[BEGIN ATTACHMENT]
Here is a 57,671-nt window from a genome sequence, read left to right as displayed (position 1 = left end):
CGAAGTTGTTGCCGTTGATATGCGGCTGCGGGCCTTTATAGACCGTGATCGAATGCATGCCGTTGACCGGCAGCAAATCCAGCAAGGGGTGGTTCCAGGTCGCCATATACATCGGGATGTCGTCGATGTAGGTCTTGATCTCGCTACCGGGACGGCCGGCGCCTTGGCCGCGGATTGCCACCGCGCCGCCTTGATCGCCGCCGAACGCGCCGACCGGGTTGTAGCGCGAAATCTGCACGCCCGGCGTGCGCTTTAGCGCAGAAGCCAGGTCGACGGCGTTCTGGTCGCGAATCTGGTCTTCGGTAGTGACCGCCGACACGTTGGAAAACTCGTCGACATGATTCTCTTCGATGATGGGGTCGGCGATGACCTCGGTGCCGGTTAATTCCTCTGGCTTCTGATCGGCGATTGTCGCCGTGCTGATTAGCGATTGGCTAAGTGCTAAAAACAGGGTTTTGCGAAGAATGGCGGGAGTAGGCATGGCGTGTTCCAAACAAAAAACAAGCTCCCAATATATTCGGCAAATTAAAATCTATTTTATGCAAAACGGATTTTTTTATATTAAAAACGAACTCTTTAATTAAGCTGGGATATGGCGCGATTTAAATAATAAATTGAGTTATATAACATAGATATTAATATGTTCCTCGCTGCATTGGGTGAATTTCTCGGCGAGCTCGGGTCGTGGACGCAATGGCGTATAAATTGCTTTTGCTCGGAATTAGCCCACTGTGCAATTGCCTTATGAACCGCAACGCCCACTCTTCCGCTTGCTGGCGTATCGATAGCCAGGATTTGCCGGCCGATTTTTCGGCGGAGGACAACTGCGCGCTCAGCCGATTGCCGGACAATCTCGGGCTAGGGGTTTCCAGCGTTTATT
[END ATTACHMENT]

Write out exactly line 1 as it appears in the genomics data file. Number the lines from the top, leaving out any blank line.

Here is a 57,671-nt window from a genome sequence, read left to right as displayed (position 1 = left end):